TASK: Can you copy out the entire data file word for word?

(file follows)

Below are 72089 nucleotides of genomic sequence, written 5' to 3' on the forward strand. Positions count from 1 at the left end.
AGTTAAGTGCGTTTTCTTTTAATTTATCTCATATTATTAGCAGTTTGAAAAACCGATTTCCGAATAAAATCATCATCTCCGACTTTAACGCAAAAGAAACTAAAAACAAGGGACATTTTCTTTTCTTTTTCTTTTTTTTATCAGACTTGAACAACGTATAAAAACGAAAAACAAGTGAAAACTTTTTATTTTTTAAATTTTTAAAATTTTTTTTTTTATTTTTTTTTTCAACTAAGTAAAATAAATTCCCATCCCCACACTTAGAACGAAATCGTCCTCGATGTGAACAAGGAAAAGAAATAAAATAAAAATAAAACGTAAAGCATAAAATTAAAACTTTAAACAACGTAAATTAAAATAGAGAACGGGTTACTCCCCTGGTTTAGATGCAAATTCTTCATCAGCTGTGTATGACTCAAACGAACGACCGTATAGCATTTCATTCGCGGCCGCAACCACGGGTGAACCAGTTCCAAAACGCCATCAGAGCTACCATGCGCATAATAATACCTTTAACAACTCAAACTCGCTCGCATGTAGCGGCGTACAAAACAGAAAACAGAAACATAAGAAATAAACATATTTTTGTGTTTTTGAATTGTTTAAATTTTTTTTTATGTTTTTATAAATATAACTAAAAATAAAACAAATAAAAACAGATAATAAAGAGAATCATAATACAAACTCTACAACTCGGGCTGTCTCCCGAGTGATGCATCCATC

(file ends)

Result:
Below are 72089 nucleotides of genomic sequence, written 5' to 3' on the forward strand. Positions count from 1 at the left end.
AGTTAAGTGCGTTTTCTTTTAATTTATCTCATATTATTAGCAGTTTGAAAAACCGATTTCCGAATAAAATCATCATCTCCGACTTTAACGCAAAAGAAACTAAAAACAAGGGACATTTTCTTTTCTTTTTCTTTTTTTTATCAGACTTGAACAACGTATAAAAACGAAAAACAAGTGAAAACTTTTTATTTTTTAAATTTTTAAAATTTTTTTTTTTATTTTTTTTTTCAACTAAGTAAAATAAATTCCCATCCCCACACTTAGAACGAAATCGTCCTCGATGTGAACAAGGAAAAGAAATAAAATAAAAATAAAACGTAAAGCATAAAATTAAAACTTTAAACAACGTAAATTAAAATAGAGAACGGGTTACTCCCCTGGTTTAGATGCAAATTCTTCATCAGCTGTGTATGACTCAAACGAACGACCGTATAGCATTTCATTCGCGGCCGCAACCACGGGTGAACCAGTTCCAAAACGCCATCAGAGCTACCATGCGCATAATAATACCTTTAACAACTCAAACTCGCTCGCATGTAGCGGCGTACAAAACAGAAAACAGAAACATAAGAAATAAACATATTTTTGTGTTTTTGAATTGTTTAAATTTTTTTTTATGTTTTTATAAATATAACTAAAAATAAAACAAATAAAAACAGATAATAAAGAGAATCATAATACAAACTCTACAACTCGGGCTGTCTCCCGAGTGATGCATCCATC